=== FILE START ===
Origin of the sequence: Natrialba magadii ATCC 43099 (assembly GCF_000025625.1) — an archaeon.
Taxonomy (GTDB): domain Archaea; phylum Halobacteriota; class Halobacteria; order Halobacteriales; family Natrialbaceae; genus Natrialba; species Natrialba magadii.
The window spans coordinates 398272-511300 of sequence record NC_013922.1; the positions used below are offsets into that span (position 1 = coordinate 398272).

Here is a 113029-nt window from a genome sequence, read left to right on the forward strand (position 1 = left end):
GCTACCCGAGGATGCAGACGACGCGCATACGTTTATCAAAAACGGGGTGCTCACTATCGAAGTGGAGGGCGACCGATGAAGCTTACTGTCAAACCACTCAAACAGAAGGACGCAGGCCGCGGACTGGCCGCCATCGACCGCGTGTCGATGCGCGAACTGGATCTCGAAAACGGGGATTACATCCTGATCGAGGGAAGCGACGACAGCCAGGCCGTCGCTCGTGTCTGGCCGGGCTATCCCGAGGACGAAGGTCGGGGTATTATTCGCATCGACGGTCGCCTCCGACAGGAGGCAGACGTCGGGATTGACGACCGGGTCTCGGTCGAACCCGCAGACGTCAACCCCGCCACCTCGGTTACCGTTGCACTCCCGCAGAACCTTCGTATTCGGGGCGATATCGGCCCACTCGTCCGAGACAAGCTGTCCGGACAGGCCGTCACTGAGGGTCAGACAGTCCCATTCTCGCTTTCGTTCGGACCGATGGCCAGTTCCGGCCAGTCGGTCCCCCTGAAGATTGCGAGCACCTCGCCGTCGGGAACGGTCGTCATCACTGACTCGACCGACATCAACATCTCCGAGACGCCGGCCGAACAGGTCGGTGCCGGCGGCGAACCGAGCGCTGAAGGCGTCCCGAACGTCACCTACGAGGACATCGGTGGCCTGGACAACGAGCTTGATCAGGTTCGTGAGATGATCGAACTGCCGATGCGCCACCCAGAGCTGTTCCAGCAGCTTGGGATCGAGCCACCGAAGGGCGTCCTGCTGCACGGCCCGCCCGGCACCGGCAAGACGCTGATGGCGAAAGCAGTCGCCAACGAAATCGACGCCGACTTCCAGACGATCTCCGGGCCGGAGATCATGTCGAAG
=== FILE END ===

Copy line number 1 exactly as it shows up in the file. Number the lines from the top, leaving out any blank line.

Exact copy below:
Origin of the sequence: Natrialba magadii ATCC 43099 (assembly GCF_000025625.1) — an archaeon.